You’ve heard that we have a specific target that we’ve advocated for, on Access to Information. But there are also many other areas across the entire set of Goals where libraries make an important contribution to development.
In total there are 17 Goals, 169 Targets And, eventually around 2 indicators per target = 300? All to be implemented, fully, by 2030
This agenda is Integrated, cross-cutting
It includes: Declaration Vision of the world in 2030. Transforming Our World: The 2030 Agenda for Global Action Sustainable Development Goals (17 goals, 169 targets) Indicators (to be agreed March 2016) Means of Implementation Who is going to pay, and how much it will cost. Follow-up and review How will we know which countries are on track in meeting the Goals.
It’s over to you As you can see, we have been very active over the past two years and we have worked closely with many of you in the room today. Now, we are turning it over to you. Already some countries are developing their national development plans. Other countries will start this work after the goals begin on 1 January 2016. We encourage all of you to think about how libraries and access to information can make a difference in your country – and to advocate to your government representatives to recognise the contribution libraries make.
How we will organise this Q&Asession: We will spend the next hour going through the goals and inviting your questions and feedback, and examples of where libraries are already contributing to development. To help me in asking and answering the questions, I”d like to invite Governing Board Member Loida Garcia-Febo and Stuart Hamilton to join me on the stage. You can address your questions to any one of us.
5. Achieve gender equality and empower all women and girls
8. Promote sustained, inclusive and sustainable economic growth, full and productive employment and decent work for all
11. Make cities and human settlements inclusive, safe, resilient and sustainable
11.4 Strengthen efforts to protect and safeguard the world’s cultural and natural heritage
16.10 Ensure public access to information and protect fundamental freedoms, in accordance with national legislation and international agreements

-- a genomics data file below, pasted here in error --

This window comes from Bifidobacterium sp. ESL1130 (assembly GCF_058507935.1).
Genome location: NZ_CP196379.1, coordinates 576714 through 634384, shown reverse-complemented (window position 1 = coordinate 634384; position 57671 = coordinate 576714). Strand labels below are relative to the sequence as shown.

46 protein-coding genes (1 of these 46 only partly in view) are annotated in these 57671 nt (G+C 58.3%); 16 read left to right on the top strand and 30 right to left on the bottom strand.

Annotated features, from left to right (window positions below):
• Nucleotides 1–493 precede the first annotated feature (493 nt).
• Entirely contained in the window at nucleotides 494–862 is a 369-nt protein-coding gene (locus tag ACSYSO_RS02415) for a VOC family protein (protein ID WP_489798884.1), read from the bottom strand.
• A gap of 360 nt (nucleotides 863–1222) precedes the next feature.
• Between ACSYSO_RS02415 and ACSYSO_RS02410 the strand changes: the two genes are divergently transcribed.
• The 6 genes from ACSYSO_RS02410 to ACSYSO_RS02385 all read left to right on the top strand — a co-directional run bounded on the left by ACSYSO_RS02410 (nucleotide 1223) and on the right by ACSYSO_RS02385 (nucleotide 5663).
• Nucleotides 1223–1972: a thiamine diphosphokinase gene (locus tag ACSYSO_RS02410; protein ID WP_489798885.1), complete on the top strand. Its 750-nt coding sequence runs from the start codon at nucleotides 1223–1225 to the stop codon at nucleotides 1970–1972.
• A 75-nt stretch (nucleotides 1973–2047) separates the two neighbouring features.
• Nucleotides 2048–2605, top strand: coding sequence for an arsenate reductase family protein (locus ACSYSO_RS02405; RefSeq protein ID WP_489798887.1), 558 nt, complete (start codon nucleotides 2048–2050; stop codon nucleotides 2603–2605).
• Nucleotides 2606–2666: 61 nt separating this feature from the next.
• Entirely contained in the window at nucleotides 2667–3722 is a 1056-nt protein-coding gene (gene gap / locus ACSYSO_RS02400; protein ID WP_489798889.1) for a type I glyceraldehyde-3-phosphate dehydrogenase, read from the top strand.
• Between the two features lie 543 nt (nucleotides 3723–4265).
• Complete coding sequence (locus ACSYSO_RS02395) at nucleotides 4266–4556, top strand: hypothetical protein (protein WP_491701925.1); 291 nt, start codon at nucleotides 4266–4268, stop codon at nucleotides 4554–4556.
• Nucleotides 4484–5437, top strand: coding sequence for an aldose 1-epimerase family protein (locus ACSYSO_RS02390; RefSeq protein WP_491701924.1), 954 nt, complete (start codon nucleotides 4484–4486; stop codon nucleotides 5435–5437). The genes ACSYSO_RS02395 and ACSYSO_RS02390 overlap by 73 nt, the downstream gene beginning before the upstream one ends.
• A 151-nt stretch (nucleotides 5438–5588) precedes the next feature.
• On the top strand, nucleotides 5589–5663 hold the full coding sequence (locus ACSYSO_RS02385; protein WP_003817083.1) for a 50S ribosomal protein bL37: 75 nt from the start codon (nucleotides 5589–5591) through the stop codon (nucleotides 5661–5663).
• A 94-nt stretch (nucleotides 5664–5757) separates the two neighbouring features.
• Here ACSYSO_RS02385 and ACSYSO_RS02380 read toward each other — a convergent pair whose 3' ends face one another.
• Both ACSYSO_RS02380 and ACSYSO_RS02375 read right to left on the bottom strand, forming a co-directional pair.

Together with the DA2I report, we plan to continue engaging in the process and providing advice for members. As you can see in the red line there are still a lot of moving parts and processes yet to come after the SDGs have been decided.
Bibliotecas, Defensoria, Promocion y la Agenda 2030 de las Naciones Unidas
Bibliotecas, Defensoria, Promoción y
la Agenda 2030 de las Naciones Unidas, Parte I
Loida Garcia-Febo, Junta de Gobierno de la IFLA
Chair del ALP
Donna Scheeder, Presidente de la IFLA,
Loida Garcia-Febo, Miembro de la Junta de Gobierno en las Naciones Unidas
Reconocido en la Agenda 2030
El mayor acceso a la información y
el conocimiento, sustentado por la
alfabetización universal, es un pilar
esencial del desarrollo sostenible.
Acceso a la Información
16.10 Garantizar el acceso
público a la información y
proteger las libertades
fundamentales, de conformidad
con la legislación nacional y los
Objetivo 16: Promover sociedades pacíficas e
inclusivas para el desarrollo sostenible, proveer
acceso a la justicia para todos y construir
instituciones efectivas, responsables e inclusivas
en todos los niveles.
Uganda: La Biblioteca Nacional de Uganda
tiene un programa de formación en TICs
diseñado para agricultoras, que proporciona
acceso a las previsiones meteorológicas,
precios de las cosechas y apoyo para
establecer mercados en línea en los
idiomas locales. Este programa aumenta el
bienestar económico de las mujeres a
través de destrezas tecnológicas .
Beyond Access (2012) Empowering Women and Girls Through ICT at Libraries http://beyondaccess.net/wp-
5. Igualdad de Género
Europa: 250.000 personas encuentran
trabajo a través de su biblioteca pública
en la Unión Europea cada año. El acceso
público a TICs y destrezas permite a las
personas a solicitar puestos de trabajo ya
que el proceso de solicitud para todos los
puestos de trabajo se hace en línea.
Public Libraries 2020 (2014) See the numbers http://www.publiclibraries2020.eu/content/see-numbers
8. Trabajo Decente y Crecimiento
Inglaterra: El Proyecto de Archivos en Peligro
de la Biblioteca Británica tiene como objetivo
contribuir a la conservación del material de
archivo que está en peligro de destrucción,
abandono o deterioro físico mundialmente.
Dentro de sus objetivos, el proyecto digitaliza y
coloca a la disponibilidad materiales de una
gran variedad de países y frequentemente le
permite a países y bibliotecas con menos
fondos el preservar y salvaguardar su
11. Ciudades y Comunidades
Moldova: Las bibliotecas están contribuyendo a
Alianzas para Gobierno Abierto (Government
Partnership (OGP)), una plataforma entre el gobierno,
la sociedad civil y empresarial para impulsar
compromisos para Gobierno Abierto y la rendición de
cuentas. Los bibliotecarios asisten a las reuniones de
la sociedad civil para ayudar a desarrollar un plan de
acción nacional del país, y para incluir el papel de las
bibliotecas como un partidario de acceso a la
16. Paz y Justicia
• IFLA will continue to
• Build capacity of
IFLA will release first
DA2I reportIFLA advocates for
2012 2014 20152013
• Financing for
• IFLA joins TAP Network
• Interventions at IGNs
• Releases toolkit
• Responds to zero-draft
• Advocates for G16
statement on Libraries
• Lyon Declaration
• IFLA engages at UN
La ruta para la Agenda 2030
y un Promotor!